HVAC and smart energy post-Brexit
The UK HVAC and smart energy products market is estimated to be worth £4.5bn a year. Prior to the Brexit vote, market growth for 2016 was forecast to be a healthy 3.1%. However, BSRIA’s research anticipates this will shrink to 1.1% - a loss of £95 million.
Growth has dropped from a very strong 12.8% down to 5.5%.
Project delays resulting from Brexit may have a small effect in 2016 but it will mainly impact the market between 2017 and 2019. However, floor space statistics suggest a big growth in completed projects in 2017, so this will mask any Brexit effect until 2018. But some completions may now be delayed from 2016 to 2017 as a result of Brexit, hence the reduction in 2016 forecasts.
It is thought that the lowering of the pound will have a limited effect as the air conditioning market is mainly imported, so prices will rise or margins decrease. Packaged air conditioning is almost 100% imported from Asia and European factories, and there are only three chiller manufacturers in the UK.
In contrast, over half of airside products are manufactured in the UK. Both fan coil and airside manufacturers expect to see an improvement in margins, with perhaps an increase in the limited export market to Middle East and Commonwealth.
Andrew Giles, Director of Worldwide Market Intelligence, BSRIA, said:
“Around 80% of the £2.2bn market is domestic boilers, water heaters and radiators. Renewable alternatives remain niche markets: heat pumps are falling with RHI having a limited impact. The main heating markets are saturated and over 90 per cent of sales for replacement and extensions/refurbishment.
“With the death of the Green deal and other schemes BSRIA had expected a flat market for heating but now expect a small proportion of consumers to delay going ahead with refurbishment because of the general uncertainty surrounding Brexit resulting in a drop of 1.2% in the market.
“The UK has the biggest boiler market in the world, by a considerable distance, with nearly 1.7 million boilers sold a year and this is expected to be the case until 2020.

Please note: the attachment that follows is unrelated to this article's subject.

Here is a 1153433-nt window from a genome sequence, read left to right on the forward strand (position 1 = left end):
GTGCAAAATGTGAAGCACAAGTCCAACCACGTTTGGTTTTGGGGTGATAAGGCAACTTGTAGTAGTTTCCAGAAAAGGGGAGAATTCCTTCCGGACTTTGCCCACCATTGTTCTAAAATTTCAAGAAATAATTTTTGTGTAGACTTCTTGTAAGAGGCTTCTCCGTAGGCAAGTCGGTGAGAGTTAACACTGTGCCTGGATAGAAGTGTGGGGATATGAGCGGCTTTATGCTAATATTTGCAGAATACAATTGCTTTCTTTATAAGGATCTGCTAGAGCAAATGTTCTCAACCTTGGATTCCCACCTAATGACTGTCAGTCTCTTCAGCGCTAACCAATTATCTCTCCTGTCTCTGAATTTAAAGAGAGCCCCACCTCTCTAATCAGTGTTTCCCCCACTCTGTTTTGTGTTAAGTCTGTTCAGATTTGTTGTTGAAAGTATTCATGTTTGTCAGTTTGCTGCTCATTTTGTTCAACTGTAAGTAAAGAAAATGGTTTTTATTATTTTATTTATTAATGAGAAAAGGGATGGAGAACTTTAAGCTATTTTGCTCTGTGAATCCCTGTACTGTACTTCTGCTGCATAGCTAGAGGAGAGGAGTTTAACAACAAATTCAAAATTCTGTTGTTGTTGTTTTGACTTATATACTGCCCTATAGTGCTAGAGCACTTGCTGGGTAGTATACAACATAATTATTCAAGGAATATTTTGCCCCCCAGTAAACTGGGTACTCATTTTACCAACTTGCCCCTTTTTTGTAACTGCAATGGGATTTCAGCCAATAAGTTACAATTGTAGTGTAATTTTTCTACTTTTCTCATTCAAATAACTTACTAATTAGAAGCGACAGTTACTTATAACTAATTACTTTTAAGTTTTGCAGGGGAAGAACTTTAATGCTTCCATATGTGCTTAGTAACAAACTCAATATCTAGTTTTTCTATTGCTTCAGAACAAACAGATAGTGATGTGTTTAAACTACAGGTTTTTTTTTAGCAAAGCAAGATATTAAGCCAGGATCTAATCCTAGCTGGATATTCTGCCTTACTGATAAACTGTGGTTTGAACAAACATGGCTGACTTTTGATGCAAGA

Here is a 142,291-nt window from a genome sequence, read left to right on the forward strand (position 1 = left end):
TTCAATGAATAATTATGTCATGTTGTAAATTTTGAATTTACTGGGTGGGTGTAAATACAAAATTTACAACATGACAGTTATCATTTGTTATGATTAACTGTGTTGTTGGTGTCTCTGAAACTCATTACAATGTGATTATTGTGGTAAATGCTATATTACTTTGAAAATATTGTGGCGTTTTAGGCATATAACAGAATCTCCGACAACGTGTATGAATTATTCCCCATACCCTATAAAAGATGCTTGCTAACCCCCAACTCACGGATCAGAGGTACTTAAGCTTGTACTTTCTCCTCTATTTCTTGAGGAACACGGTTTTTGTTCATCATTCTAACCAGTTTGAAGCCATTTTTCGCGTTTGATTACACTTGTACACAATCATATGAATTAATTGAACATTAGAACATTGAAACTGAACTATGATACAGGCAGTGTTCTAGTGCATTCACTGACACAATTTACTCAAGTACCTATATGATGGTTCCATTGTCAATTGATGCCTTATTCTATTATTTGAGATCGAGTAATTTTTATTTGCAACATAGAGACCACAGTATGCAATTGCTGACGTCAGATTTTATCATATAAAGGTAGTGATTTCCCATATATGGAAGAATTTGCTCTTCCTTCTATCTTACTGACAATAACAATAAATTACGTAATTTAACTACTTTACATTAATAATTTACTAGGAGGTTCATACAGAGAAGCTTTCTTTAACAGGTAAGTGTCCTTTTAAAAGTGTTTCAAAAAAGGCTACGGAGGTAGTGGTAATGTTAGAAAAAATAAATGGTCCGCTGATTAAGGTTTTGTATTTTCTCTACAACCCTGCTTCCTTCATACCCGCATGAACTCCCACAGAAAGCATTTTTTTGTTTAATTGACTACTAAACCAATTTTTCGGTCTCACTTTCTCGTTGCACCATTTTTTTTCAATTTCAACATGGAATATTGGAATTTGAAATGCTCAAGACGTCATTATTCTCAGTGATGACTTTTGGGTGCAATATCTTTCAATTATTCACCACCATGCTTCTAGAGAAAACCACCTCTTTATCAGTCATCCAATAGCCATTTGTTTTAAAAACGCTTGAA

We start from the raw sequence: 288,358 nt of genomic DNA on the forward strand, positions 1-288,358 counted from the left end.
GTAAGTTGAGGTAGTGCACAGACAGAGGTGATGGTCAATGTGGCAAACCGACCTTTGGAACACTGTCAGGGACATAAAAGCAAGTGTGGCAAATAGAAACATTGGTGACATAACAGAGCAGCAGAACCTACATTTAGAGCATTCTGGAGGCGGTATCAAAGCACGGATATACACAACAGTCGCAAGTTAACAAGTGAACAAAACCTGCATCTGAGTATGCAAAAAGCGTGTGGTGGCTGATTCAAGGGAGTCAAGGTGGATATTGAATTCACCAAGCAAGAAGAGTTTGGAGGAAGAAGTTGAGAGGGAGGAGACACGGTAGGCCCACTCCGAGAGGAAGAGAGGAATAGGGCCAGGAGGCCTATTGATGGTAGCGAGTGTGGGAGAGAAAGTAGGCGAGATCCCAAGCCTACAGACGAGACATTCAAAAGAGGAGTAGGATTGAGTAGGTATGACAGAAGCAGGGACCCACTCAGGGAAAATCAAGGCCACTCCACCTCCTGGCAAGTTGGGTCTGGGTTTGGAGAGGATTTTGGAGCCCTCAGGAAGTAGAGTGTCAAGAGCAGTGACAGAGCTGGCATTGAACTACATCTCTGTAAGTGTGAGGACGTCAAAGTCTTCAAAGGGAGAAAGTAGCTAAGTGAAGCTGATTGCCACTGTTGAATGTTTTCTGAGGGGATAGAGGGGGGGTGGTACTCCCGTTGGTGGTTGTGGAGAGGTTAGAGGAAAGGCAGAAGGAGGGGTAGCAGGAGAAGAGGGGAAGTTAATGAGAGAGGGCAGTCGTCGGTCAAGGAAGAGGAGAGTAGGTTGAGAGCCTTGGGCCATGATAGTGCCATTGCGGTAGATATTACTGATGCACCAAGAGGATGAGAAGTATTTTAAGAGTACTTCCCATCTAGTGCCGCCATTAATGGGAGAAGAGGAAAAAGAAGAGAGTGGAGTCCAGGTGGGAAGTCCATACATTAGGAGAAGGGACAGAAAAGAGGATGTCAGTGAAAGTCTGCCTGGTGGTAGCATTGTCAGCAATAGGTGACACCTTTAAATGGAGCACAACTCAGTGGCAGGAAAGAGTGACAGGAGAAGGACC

“There are no longer any British owned boiler manufacturer companies in the UK: the boiler market is entirely controlled by EU-owned companies, with their headquarters elsewhere in the EU.
“The EU boiler manufacturers are well established in the UK market and three-quarters of sales are produced here but there are a significant number of companies importing, who will be suffering from the lower pound. Furthermore, some imported component costs may rise. The UK boiler market is sold nearly entirely through wholesalers and is already one of the most price competitive markets in Europe.
“Also, post-Brexit, subsequent trade deals between the UK and the EU could prove difficult once Brexit negotiations are defined and Article 50 is invoked. Because of likely increased red tape, importing boilers or components into the UK could be harder.
 Smart technologies
It is thought that in 2017, the continued pull through of commercial projects nearing completion which were started two years ago will mask any further falls from Brexit, with almost no effect on fire which is regulation driven.
Building control products should follow a similar pattern to central plant but growth is lower as many sales are to public areas (health, education, central government).
“For domestic controls the main markets are valves and actuators, thermostats and domestic controllers. This is a very large market ranging from simple thermostat and valves to very sophisticated smart home devices linking in with apps and other housing devices and services. It has a strong link with the heating market and is principally sold for refurbishment and replacement applications.
“There will be a maximum effect on the market in 2016 of 2% lower growth, a large chunk of which of which can be attributed to Brexit. Looking further ahead: the uncertainty could start to affect the market adversely in 2017 – but will be partly offset by a high level of project completions so – it will not be until 2018 that suppliers see the full implications.”
This article was originally published by BSRIA in September 2016.
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